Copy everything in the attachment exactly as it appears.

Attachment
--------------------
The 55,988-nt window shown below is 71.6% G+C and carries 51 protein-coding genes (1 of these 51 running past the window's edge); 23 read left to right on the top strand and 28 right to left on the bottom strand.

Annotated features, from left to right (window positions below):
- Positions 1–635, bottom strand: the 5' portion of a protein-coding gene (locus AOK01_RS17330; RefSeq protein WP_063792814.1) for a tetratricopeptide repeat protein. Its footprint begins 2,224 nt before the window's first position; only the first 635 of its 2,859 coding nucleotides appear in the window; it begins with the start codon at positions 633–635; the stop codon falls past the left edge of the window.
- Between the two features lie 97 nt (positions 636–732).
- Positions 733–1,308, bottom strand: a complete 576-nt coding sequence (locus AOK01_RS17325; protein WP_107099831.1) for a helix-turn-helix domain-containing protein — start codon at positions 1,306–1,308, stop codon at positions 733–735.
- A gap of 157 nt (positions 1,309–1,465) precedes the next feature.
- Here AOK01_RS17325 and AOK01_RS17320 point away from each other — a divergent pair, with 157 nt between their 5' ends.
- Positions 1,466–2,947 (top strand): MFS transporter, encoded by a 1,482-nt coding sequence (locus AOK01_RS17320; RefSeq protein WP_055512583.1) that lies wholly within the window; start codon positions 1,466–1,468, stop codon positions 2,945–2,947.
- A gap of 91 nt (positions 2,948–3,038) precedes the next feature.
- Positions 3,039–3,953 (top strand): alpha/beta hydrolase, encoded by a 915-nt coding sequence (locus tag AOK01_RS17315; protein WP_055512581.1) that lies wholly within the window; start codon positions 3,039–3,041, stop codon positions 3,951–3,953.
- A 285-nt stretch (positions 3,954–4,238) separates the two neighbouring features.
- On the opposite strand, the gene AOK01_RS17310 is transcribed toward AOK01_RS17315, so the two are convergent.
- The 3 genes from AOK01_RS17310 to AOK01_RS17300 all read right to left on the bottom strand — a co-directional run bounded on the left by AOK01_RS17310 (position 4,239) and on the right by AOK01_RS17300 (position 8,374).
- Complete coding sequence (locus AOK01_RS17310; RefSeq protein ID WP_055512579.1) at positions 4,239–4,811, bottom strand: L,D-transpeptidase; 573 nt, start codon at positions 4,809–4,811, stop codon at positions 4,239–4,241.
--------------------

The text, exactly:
The 55,988-nt window shown below is 71.6% G+C and carries 51 protein-coding genes (1 of these 51 running past the window's edge); 23 read left to right on the top strand and 28 right to left on the bottom strand.

Annotated features, from left to right (window positions below):
- Positions 1–635, bottom strand: the 5' portion of a protein-coding gene (locus AOK01_RS17330; RefSeq protein WP_063792814.1) for a tetratricopeptide repeat protein. Its footprint begins 2,224 nt before the window's first position; only the first 635 of its 2,859 coding nucleotides appear in the window; it begins with the start codon at positions 633–635; the stop codon falls past the left edge of the window.
- Between the two features lie 97 nt (positions 636–732).
- Positions 733–1,308, bottom strand: a complete 576-nt coding sequence (locus AOK01_RS17325; protein WP_107099831.1) for a helix-turn-helix domain-containing protein — start codon at positions 1,306–1,308, stop codon at positions 733–735.
- A gap of 157 nt (positions 1,309–1,465) precedes the next feature.
- Here AOK01_RS17325 and AOK01_RS17320 point away from each other — a divergent pair, with 157 nt between their 5' ends.
- Positions 1,466–2,947 (top strand): MFS transporter, encoded by a 1,482-nt coding sequence (locus AOK01_RS17320; RefSeq protein WP_055512583.1) that lies wholly within the window; start codon positions 1,466–1,468, stop codon positions 2,945–2,947.
- A gap of 91 nt (positions 2,948–3,038) precedes the next feature.
- Positions 3,039–3,953 (top strand): alpha/beta hydrolase, encoded by a 915-nt coding sequence (locus tag AOK01_RS17315; protein WP_055512581.1) that lies wholly within the window; start codon positions 3,039–3,041, stop codon positions 3,951–3,953.
- A 285-nt stretch (positions 3,954–4,238) separates the two neighbouring features.
- On the opposite strand, the gene AOK01_RS17310 is transcribed toward AOK01_RS17315, so the two are convergent.
- The 3 genes from AOK01_RS17310 to AOK01_RS17300 all read right to left on the bottom strand — a co-directional run bounded on the left by AOK01_RS17310 (position 4,239) and on the right by AOK01_RS17300 (position 8,374).
- Complete coding sequence (locus AOK01_RS17310; RefSeq protein ID WP_055512579.1) at positions 4,239–4,811, bottom strand: L,D-transpeptidase; 573 nt, start codon at positions 4,809–4,811, stop codon at positions 4,239–4,241.